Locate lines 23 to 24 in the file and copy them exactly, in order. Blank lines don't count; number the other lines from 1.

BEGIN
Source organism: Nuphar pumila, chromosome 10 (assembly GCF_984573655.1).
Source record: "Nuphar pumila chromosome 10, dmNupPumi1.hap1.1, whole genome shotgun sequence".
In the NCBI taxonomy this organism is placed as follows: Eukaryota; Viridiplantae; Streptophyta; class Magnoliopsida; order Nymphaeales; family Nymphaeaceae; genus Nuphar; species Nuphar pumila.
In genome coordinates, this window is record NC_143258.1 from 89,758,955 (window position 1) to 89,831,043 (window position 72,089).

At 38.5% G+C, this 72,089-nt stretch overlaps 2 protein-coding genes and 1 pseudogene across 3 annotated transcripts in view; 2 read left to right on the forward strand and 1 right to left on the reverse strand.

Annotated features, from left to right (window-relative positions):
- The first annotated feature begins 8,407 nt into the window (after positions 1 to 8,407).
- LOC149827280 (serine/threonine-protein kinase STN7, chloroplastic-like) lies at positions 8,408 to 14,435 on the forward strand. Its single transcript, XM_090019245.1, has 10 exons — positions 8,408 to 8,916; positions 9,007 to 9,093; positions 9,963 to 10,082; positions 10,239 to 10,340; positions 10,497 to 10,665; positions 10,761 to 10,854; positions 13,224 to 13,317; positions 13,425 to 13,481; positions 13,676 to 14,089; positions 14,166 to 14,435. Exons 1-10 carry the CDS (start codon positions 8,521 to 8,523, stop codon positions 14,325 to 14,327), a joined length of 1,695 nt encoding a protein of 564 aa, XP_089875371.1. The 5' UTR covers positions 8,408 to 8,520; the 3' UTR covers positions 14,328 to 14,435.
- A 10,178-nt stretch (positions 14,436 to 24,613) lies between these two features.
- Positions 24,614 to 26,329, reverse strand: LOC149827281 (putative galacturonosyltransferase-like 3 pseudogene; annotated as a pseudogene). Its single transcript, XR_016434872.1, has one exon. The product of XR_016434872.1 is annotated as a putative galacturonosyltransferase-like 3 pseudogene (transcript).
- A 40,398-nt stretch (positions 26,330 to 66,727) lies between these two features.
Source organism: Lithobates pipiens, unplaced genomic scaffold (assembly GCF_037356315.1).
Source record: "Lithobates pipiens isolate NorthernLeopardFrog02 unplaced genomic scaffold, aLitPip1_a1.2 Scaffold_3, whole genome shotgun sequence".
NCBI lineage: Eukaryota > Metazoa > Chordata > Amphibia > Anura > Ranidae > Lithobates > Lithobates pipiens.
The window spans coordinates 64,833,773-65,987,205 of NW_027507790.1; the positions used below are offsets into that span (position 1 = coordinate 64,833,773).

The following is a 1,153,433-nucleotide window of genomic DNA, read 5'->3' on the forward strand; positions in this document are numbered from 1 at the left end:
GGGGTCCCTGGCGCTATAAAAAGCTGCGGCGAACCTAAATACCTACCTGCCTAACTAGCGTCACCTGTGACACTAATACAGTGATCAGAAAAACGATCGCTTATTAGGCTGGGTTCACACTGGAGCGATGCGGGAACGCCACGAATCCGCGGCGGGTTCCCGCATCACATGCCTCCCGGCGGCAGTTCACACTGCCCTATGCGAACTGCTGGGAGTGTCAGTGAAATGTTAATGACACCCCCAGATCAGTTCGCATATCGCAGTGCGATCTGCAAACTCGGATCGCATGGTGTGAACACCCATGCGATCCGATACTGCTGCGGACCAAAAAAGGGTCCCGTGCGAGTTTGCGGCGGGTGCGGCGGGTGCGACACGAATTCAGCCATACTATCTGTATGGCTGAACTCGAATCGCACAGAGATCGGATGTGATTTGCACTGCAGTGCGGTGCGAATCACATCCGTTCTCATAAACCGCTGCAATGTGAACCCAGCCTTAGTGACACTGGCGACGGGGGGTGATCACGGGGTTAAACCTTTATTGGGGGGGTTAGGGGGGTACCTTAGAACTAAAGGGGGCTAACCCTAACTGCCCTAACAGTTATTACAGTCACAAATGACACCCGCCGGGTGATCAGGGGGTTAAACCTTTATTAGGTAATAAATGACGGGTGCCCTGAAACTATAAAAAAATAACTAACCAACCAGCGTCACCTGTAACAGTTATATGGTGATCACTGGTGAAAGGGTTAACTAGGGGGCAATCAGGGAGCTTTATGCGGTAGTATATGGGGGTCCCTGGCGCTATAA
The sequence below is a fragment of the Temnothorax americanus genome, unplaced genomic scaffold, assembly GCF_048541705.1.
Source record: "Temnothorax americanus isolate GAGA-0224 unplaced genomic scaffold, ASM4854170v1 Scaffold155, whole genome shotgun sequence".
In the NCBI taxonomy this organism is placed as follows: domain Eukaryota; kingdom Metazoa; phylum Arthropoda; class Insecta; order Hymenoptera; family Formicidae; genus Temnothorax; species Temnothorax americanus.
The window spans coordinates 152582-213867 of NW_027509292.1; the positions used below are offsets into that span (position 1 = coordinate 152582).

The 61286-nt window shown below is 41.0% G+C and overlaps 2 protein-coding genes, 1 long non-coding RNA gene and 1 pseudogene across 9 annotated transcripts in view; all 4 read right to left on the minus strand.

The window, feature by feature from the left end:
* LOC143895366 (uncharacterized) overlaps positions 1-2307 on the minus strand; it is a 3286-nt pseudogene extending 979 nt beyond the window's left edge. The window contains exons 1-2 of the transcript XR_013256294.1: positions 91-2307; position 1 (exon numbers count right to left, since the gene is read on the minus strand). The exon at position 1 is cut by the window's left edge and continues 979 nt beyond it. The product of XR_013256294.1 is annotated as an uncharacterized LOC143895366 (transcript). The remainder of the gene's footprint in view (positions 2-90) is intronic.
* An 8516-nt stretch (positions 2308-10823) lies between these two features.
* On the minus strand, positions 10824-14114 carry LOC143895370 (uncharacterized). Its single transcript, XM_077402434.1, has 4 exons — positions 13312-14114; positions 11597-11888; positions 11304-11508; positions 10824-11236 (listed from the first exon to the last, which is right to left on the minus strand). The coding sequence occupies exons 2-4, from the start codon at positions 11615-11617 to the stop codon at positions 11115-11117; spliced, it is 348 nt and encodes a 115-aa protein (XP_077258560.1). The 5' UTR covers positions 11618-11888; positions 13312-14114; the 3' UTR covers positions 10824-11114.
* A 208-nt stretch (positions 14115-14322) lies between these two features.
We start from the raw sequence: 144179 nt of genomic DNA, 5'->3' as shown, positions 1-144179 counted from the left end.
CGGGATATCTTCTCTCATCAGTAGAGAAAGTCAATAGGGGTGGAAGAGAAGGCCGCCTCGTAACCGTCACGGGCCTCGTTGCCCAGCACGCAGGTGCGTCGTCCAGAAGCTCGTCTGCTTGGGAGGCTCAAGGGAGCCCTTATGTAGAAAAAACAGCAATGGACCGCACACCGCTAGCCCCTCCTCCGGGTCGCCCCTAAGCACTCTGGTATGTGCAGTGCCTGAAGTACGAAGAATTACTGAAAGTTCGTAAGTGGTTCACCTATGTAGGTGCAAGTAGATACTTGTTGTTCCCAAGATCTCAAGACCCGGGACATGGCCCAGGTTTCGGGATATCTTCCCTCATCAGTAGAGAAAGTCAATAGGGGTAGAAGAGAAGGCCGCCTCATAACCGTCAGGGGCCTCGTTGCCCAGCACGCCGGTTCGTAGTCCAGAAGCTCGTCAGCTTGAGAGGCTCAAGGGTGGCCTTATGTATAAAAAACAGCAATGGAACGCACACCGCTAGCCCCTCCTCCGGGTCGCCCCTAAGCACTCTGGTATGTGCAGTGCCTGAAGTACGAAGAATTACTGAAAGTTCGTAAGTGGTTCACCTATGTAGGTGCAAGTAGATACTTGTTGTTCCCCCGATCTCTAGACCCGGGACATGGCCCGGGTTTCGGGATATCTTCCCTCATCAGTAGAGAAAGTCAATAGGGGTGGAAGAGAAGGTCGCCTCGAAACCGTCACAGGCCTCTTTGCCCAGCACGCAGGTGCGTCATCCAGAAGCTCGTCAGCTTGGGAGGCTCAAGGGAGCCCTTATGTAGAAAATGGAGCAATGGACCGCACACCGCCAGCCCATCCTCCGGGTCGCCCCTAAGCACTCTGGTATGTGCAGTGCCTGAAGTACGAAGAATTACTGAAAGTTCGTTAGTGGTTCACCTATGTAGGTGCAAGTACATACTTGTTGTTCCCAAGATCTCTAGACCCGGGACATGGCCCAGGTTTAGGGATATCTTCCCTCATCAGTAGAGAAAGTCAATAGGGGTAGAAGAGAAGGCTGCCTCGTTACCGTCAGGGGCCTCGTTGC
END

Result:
The window, feature by feature from the left end:
* LOC143895366 (uncharacterized) overlaps positions 1-2307 on the minus strand; it is a 3286-nt pseudogene extending 979 nt beyond the window's left edge. The window contains exons 1-2 of the transcript XR_013256294.1: positions 91-2307; position 1 (exon numbers count right to left, since the gene is read on the minus strand). The exon at position 1 is cut by the window's left edge and continues 979 nt beyond it. The product of XR_013256294.1 is annotated as an uncharacterized LOC143895366 (transcript). The remainder of the gene's footprint in view (positions 2-90) is intronic.